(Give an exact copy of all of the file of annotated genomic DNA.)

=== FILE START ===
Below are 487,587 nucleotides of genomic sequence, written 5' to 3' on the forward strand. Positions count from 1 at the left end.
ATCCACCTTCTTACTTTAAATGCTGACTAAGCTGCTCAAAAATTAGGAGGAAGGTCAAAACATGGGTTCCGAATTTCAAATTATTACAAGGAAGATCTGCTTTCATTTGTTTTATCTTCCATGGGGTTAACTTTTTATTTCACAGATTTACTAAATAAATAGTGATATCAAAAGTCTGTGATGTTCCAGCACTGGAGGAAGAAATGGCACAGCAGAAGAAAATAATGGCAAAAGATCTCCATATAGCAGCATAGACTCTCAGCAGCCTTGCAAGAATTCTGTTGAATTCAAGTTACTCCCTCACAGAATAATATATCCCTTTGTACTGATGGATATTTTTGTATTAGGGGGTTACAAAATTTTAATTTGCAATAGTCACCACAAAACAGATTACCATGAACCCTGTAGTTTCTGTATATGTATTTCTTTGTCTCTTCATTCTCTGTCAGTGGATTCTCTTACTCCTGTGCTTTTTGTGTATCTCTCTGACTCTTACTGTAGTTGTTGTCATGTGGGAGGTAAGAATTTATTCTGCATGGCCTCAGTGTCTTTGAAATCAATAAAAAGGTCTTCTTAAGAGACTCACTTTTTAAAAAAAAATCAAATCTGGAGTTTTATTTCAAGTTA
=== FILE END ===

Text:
Below are 487,587 nucleotides of genomic sequence, written 5' to 3' on the forward strand. Positions count from 1 at the left end.
ATCCACCTTCTTACTTTAAATGCTGACTAAGCTGCTCAAAAATTAGGAGGAAGGTCAAAACATGGGTTCCGAATTTCAAATTATTACAAGGAAGATCTGCTTTCATTTGTTTTATCTTCCATGGGGTTAACTTTTTATTTCACAGATTTACTAAATAAATAGTGATATCAAAAGTCTGTGATGTTCCAGCACTGGAGGAAGAAATGGCACAGCAGAAGAAAATAATGGCAAAAGATCTCCATATAGCAGCATAGACTCTCAGCAGCCTTGCAAGAATTCTGTTGAATTCAAGTTACTCCCTCACAGAATAATATATCCCTTTGTACTGATGGATATTTTTGTATTAGGGGGTTACAAAATTTTAATTTGCAATAGTCACCACAAAACAGATTACCATGAACCCTGTAGTTTCTGTATATGTATTTCTTTGTCTCTTCATTCTCTGTCAGTGGATTCTCTTACTCCTGTGCTTTTTGTGTATCTCTCTGACTCTTACTGTAGTTGTTGTCATGTGGGAGGTAAGAATTTATTCTGCATGGCCTCAGTGTCTTTGAAATCAATAAAAAGGTCTTCTTAAGAGACTCACTTTTTAAAAAAAAATCAAATCTGGAGTTTTATTTCAAGTTA